Senator Robert Menendez (D., N.J.) is having a bad month. He recently wrote a check to a large donor for nearly $60,000 reimbursing him for the generous gift of trips on a private jet. The paperwork had “fallen through the cracks,” an aide explained. Under investigation by the FBI regarding allegations that he engaged underage prostitutes during visits to the Dominican Republic (the destination of those jet trips), the senator was also recently embarrassed when it emerged that an 18-year-old intern on his staff who was helping with immigration issues was 1) an illegal alien and 2) a registered sex offender. Two AP stories suggest that the young man’s arrest was delayed by federal officials until after November 6, when Menendez was safely reelected to a second six-year term.
None of this came up when Menendez, the presumptive new chairman of the Senate Foreign Relations Committee, was interviewed on ABC’s This Week. Martha Raddatz confined her questions to immigration and such. The press often claims that scandal stories are interesting chiefly if they involve “hypocrisy” — as when a senator who voted for the Defense of Marriage Act was caught attempting something in an airport men’s room.
The definition of hypocrisy is slippery. Though misbehavior in men’s rooms is never a good thing, it is theoretically possible to be homosexual (closeted or otherwise) and genuinely support the Defense of Marriage Act.
Maybe the Larry Craig story was too salacious for the press to resist — Craig was a Republican after all. But here’s the confusing part: Why is it not hypocrisy for a liberal Democrat to use underage prostitutes? Are Democrats in favor of this kind of exploitation of girls?
The non-lewd aspects of the unspooling Menendez scandal are actually more important, because they illuminate the absolutely inescapable corruption that accompanies the expansion of government.
To its credit, the New York Times has reported that the New Jersey senator was the guest of Solomon Melgen on those visits to the Dominican Republic. Melgen, a generous donor to Menendez’s campaigns and to the Democratic party — he contributed more than $700,000 to a PAC aimed at helping Democrats win the Senate — recently purchased a company that provides port security. His company had apparently offered its services to a reluctant Dominican Republic. The Dominican customs inspector described the contract, estimated to be worth $500 million over 20 years, as “exorbitant.” The American Chamber of Commerce on the island opposed the deal. Melgen, an ophthalmologist, is nobody’s idea of a security specialist. The Chamber’s executive vice president told the Times that Melgen “has, to my knowledge, no previous experience in port security.”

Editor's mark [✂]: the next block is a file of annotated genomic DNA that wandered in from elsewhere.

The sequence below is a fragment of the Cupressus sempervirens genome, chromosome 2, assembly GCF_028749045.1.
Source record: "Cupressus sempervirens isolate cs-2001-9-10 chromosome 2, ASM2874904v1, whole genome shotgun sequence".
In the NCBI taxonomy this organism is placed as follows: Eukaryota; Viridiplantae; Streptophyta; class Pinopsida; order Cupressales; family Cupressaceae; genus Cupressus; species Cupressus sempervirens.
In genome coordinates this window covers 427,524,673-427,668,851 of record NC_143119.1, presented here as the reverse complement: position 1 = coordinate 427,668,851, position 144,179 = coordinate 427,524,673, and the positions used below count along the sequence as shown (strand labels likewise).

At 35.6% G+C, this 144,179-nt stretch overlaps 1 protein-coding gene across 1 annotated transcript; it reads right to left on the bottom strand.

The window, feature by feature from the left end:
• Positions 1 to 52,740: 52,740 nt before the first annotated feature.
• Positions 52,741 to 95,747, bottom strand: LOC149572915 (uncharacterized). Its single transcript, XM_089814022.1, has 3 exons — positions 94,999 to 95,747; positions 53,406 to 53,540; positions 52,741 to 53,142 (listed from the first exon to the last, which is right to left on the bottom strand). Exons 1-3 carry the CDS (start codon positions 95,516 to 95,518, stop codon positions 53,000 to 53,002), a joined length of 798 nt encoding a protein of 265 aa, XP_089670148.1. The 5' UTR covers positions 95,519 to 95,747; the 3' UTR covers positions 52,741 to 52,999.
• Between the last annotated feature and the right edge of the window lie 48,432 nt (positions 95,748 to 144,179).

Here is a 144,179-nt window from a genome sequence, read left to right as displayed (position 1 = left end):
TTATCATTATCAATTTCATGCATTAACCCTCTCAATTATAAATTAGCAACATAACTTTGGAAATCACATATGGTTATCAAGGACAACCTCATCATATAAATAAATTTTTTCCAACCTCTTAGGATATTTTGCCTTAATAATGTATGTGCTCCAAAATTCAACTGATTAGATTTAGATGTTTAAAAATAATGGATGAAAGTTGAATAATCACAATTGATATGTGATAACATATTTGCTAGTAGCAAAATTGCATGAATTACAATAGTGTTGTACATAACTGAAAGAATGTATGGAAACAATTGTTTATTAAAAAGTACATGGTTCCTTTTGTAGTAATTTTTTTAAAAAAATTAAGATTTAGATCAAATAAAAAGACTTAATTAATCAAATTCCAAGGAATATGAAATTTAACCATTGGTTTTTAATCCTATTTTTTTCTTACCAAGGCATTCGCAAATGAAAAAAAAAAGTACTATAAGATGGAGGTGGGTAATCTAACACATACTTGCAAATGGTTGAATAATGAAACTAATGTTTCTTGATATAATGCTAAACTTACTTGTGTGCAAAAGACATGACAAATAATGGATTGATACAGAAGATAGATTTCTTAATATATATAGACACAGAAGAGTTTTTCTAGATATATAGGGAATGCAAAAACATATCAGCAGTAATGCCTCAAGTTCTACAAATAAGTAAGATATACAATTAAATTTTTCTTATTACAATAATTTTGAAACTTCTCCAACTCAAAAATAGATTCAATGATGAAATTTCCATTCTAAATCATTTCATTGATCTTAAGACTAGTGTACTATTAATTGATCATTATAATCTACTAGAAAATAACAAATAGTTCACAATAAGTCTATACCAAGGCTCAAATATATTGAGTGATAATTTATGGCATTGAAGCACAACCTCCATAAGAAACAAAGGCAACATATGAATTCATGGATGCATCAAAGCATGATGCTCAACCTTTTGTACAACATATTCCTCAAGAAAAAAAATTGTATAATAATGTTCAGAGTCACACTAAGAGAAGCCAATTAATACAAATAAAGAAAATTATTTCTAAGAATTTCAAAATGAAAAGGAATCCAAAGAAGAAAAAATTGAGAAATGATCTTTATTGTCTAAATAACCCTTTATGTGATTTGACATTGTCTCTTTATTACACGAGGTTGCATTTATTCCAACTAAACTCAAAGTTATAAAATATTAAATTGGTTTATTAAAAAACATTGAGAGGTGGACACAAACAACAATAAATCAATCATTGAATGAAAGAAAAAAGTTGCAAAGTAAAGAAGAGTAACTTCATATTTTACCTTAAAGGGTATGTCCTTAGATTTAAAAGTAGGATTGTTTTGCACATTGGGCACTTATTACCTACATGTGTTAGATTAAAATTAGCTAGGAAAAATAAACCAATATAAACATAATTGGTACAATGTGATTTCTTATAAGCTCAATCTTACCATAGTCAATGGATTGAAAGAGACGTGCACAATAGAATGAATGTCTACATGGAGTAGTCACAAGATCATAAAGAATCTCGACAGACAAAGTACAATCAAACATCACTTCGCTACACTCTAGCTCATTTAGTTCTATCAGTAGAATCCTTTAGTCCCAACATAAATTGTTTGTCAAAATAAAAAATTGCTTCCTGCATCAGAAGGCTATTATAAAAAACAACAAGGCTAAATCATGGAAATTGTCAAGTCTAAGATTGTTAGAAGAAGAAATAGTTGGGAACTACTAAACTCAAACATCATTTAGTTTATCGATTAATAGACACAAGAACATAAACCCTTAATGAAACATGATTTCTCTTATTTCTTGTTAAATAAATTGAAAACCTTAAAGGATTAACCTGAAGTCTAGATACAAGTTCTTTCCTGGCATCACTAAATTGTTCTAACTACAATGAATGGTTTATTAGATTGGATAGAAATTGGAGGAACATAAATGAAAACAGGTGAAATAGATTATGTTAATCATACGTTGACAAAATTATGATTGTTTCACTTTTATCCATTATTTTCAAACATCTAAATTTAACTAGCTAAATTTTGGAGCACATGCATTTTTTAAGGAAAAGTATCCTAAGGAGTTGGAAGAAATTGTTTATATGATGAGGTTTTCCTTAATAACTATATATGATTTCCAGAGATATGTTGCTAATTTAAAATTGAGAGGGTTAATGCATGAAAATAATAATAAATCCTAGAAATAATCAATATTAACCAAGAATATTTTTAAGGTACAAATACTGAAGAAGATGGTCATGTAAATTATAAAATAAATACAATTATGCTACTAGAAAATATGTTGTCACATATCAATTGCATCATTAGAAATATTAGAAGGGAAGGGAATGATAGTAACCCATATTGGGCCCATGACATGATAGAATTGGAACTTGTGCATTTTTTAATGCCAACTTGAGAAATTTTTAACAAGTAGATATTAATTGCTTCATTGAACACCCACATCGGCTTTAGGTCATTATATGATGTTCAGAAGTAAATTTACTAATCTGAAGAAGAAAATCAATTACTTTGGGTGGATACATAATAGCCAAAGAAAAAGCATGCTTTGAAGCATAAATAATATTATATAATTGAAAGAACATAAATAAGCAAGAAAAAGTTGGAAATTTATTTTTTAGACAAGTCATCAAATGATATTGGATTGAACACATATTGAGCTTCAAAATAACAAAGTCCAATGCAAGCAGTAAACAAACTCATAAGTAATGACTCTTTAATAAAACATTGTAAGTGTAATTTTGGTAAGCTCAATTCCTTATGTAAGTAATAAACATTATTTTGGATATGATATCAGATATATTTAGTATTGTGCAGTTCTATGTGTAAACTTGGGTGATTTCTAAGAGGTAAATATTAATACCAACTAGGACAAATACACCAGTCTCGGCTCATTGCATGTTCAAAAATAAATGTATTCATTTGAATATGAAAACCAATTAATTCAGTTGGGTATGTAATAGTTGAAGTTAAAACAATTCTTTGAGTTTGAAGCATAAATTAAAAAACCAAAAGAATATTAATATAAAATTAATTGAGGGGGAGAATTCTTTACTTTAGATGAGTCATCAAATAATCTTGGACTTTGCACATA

Enter Senator Menendez. He reportedly asked officials at the State Department to lobby Dominican officials to approve the deal. Menendez’s chief of staff explained that the senator did nothing unethical. He has always “fought for U.S. companies that are not being treated fairly or have issues pending in other countries.”
Except it also emerges that another key beneficiary of the port deal would be Senator Menendez’s aide and close associate of 20 years, Pedro Pablo Permuy. Permuy was tapped to run the security company’s operations.
It’s certainly possible that Senator Menendez always speaks up for abused American companies that aren’t getting fair treatment in other countries. But then, there are other explanations for his behavior. Consider that in 2009, according to the Washington Post, Menendez intervened in a federal audit of Melgen. Melgen was being investigated by the Centers for Medicare and Medicaid Services for fraud. Menendez protested to investigators that the billing rules were ambiguous.
Last week, the FBI descended upon Melgen’s offices in Miami and carted off dozens of boxes of documents. The FBI may be investigating Medicare fraud, the ports deal, the underage prostitutes, or matters we have not yet heard about.
What the story illustrates is the way government power is bent to private purposes. President Obama entered office boasting that lobbyists would be prohibited from serving in his administration — thus keeping corruption at bay. In fact, the White House has freely granted waivers for the people it wanted, and at least 374 Obama-administration officials have cycled through the revolving door.
But as the Menendez story shows, the presence of lobbyists in key posts is beside the point when elected officials misuse their power for friends and cronies. Barring lobbyists is window dressing. Corruption is the handmaiden of government. Remember that on Tuesday evening, when the president sings government’s praises.
— Mona Charen is a nationally syndicated columnist. © 2013 Creators Syndicate, Inc.